“Another Year”: Moving

...another great movie by Mike Leigh

...another great movie by Mike Leigh

Give it a try if…You think there are great treasures waiting to be found in everyday life.

Steer clear if… You hate movies in which people mostly talk instead of flying around in spandex costumes.

British director Mike Leigh rocked my world with “Secrets and Lies”, fifteen years ago; I confess I have missed most of his work since then, almost afraid of spoiling that memory, but a bunch of great reviews convinced me to watch his latest movie, “Another Year”.

Everything Changes… Or Doesn’t It

"And my agent told me I'd be playing Catwoman..."

"And my agent told me I'd be playing Catwoman..."

The Oscar-nominated script follows a group of characters revolving around Tom and Gerri, a harmonious middle-aged couple. Among them are their friend Ken, overweight and depressed; their son Joe, a lawyer in his early thirties who has not found his soulmate yet; and especially Gerri’s co-worker Mary, who has been clinging to the bottle after her bitter divorce. The story develops in the course of one year – yet “another year” in which many things will change, while basically staying the same.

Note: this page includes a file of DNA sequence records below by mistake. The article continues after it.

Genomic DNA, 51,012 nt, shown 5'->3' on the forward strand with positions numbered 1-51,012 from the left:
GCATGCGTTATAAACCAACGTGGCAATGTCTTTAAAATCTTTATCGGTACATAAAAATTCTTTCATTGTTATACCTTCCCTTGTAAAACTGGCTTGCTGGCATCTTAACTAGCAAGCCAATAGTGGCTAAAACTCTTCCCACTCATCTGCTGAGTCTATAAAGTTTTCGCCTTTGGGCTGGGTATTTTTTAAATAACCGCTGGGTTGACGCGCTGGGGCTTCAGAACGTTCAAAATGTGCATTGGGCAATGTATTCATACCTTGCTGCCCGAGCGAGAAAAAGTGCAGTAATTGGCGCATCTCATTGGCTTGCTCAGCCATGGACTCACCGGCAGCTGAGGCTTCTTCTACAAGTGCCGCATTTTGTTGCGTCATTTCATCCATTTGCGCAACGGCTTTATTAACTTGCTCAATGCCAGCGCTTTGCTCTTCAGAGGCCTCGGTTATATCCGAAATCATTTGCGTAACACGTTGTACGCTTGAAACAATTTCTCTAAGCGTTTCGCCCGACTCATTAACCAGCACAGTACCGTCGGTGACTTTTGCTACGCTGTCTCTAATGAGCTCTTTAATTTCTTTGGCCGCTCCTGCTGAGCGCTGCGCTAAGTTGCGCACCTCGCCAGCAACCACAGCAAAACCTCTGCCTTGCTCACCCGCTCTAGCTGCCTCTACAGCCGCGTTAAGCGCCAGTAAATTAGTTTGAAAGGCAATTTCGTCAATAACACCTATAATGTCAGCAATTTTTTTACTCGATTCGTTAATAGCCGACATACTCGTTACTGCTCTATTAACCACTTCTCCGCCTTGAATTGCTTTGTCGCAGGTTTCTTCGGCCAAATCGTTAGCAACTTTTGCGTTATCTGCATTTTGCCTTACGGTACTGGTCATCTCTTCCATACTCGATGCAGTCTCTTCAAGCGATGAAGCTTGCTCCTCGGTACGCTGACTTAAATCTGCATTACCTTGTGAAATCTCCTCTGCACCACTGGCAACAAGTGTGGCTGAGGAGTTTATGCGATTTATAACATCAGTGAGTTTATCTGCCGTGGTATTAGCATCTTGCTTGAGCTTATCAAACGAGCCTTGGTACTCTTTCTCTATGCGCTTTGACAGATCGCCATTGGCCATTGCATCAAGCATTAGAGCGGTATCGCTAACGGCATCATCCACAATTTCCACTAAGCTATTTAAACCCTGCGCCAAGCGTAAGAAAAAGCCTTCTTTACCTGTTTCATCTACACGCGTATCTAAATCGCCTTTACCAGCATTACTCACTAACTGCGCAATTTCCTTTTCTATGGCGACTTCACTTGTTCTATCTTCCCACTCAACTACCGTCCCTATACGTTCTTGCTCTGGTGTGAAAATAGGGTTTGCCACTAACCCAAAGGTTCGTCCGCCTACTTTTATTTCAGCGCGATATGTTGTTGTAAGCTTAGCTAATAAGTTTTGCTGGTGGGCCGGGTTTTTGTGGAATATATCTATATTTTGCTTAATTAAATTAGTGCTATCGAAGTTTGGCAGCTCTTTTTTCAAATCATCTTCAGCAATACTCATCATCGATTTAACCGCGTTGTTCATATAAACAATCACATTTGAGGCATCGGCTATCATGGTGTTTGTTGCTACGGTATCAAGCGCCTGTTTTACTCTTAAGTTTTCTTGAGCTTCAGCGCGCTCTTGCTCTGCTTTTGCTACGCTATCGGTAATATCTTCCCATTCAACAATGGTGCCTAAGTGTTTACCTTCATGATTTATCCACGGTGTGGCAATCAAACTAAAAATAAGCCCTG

Time to Reap

The focus is mostly on middle age: a time when men and women tend to reap what they’ve sown, in the form of peaceful contentment or harsh dissatisfaction. This is how people like Tom and Gerri live in some sort of dynamic balance, open to exchange between themselves and with the outside world – while Mary, Ken and others, having cut off that energy flow, are consistently looking for a shoulder to cry on, yet at the same time unable of real contact.

A Rose Is a Rose Is a Rose

"Aren't we perfect! Aren't we happy! Aren't we boring!!!"

"Aren't we perfect! Aren't we happy! Aren't we boring!!!"

I was delighted and moved by this well-acted movie, from beginning to end. It is clearly not based on action, but on dialogues – mainly everyday, seemingly  insignificant interactions which obliquely reveal a lot about the characters. This is part of Leigh’s “fenomenological” view: everything is what it is, and by watching it exist without any form of judgement we can grasp its true nature.

A Moralistic Tale?

That is why I do not see this as a moralistic tale – “Get a partner and be nice before it’s too late!” – but rather as an ultra-realistic snapshot of the continuum between self-centredness and openness, acceptance and denial, holding on and letting go. A welcome chance to laugh, cry and wonder at the complexity of our glorious and miserable species. Thanks, Mike.

UPS score (Utmost Perfection Scale): 8/10 + wow!

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